management major said his immediate plans include heading
home to spend some time with his family and especially
After the holidays, Hurst said he plans to return
to USU and prepare for the Aggies pro day where he will
showcase his talents in front of NFL scouts. Depending
on the direction that path takes, he plans to pursue
a career in coaching as well as help his family start
a "soul food" restaurant.
Hurst is one of many student-athletes who have helped
Utah State become nationally recognized for its outstanding
graduation rate. Just this year the American Football
Coaches Association recognized USU as one of 46 teams
in the country that graduates more than 70 percent of
its football athletes.
Utah State was one of only three WAC schools to be
recognized, and the only school from the state of Utah.
"Our student athletes are some of the best students
academically in the country, we're top of the WAC all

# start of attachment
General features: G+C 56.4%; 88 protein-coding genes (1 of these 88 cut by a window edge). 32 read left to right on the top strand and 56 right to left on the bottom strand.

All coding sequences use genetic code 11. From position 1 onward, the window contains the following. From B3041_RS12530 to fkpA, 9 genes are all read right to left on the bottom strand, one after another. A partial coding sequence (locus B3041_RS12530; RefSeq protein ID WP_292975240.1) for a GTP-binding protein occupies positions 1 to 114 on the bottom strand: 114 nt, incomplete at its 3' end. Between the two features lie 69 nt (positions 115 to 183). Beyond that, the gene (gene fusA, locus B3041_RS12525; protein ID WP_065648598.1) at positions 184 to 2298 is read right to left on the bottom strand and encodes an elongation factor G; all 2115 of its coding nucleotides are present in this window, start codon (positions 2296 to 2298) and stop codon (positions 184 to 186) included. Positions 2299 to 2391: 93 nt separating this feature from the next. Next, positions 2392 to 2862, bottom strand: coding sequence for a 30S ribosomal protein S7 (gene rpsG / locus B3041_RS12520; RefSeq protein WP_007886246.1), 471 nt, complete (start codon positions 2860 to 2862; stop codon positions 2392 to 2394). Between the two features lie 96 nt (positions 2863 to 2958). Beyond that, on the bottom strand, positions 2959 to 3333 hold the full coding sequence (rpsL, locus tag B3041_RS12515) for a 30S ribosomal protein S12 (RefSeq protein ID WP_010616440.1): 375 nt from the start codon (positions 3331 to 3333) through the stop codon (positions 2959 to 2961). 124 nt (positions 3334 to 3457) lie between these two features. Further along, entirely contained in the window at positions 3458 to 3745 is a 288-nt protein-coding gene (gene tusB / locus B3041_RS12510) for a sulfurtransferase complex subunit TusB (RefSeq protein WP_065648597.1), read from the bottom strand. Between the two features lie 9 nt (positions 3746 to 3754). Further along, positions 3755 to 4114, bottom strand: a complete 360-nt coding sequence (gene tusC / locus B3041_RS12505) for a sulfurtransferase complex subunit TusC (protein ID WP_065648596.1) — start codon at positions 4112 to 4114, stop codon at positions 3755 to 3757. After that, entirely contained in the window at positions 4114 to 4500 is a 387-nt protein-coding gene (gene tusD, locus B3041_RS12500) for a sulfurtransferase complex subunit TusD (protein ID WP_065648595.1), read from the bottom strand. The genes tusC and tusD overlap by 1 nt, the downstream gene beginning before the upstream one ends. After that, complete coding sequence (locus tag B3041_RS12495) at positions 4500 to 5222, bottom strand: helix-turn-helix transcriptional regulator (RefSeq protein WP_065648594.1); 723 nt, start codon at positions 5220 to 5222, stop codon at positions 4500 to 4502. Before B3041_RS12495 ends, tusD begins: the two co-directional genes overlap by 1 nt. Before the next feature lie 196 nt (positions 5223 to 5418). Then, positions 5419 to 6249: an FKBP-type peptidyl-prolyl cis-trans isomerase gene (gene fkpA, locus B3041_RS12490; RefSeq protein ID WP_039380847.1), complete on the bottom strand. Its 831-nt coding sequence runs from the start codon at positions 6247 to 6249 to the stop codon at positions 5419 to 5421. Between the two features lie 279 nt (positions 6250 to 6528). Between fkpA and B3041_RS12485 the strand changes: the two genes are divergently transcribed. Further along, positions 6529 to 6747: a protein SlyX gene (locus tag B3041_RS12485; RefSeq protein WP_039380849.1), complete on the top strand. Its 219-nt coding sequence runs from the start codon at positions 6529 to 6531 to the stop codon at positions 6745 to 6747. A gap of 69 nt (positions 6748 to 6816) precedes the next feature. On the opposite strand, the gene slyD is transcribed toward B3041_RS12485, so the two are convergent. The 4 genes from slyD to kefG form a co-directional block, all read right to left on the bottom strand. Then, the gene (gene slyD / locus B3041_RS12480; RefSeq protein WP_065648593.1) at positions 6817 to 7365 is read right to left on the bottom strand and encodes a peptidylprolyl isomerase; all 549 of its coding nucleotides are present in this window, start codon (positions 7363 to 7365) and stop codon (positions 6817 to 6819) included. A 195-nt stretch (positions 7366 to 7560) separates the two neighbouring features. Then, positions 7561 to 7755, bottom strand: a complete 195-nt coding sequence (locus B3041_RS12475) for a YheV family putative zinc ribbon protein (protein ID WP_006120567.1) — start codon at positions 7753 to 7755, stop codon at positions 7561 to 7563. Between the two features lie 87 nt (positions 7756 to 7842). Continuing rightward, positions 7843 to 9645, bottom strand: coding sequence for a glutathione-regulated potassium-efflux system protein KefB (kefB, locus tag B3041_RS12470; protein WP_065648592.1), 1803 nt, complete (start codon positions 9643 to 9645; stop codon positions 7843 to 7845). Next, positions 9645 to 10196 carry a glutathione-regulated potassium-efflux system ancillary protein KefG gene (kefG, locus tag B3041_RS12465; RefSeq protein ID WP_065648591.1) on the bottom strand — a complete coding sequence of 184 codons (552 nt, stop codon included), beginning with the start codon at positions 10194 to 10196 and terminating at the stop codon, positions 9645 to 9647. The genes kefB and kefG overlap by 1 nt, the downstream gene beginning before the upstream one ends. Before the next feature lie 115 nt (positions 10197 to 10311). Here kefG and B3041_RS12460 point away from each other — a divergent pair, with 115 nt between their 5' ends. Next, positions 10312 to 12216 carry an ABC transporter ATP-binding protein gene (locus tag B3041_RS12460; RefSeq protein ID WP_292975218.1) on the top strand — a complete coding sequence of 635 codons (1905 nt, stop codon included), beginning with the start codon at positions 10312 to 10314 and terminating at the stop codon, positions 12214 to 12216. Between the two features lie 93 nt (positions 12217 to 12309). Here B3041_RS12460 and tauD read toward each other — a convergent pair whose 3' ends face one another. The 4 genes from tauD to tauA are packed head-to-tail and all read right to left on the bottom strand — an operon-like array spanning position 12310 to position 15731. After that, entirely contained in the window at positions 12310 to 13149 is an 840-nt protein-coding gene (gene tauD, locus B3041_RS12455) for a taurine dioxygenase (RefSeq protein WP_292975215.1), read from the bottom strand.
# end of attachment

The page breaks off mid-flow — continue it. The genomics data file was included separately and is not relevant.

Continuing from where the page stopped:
the time," said Director of Annual Giving for the Big
Blue Scholarship Fund, Tom Hale. "We have a good bunch
of students here as well as some great athletes students
and athletes. Roy is a very fine man, it's neat to see
that it [the scholarship] has changed his life."
"The sky is the limit for Roy." he said. "The beauty
of him is that he can go into any situation, he can
go back into the inner city and work there and do a
great job there, as well as go into any place across
the country and do a great job."
Rushing also said players like Hurst make it easy
for him to go to places like east Oakland and recruit
the kids in that area. He said Hurst will be a hero
when he returns home because people have seen what he's
come through and where he is now.
To those in a similar situation, Hurst gave this advice:
"Look to the role models in your life. The roads get
hard, but just steer yourself down the right path,"
"You're going to make mistakes, just bounce back and
learn from the mistakes. Everyone makes mistakes, I
made a lot of mistakes coming up and just took those
bad situations and turned them into good and learned
For Hurst and those like him, the value of the Aggie
football program and other USU athletic programs are
measured by much more than wins and losses.
"It changes lives and that's the neat thing about
the scholarship fund and what if provides for student
athletes," Hale said.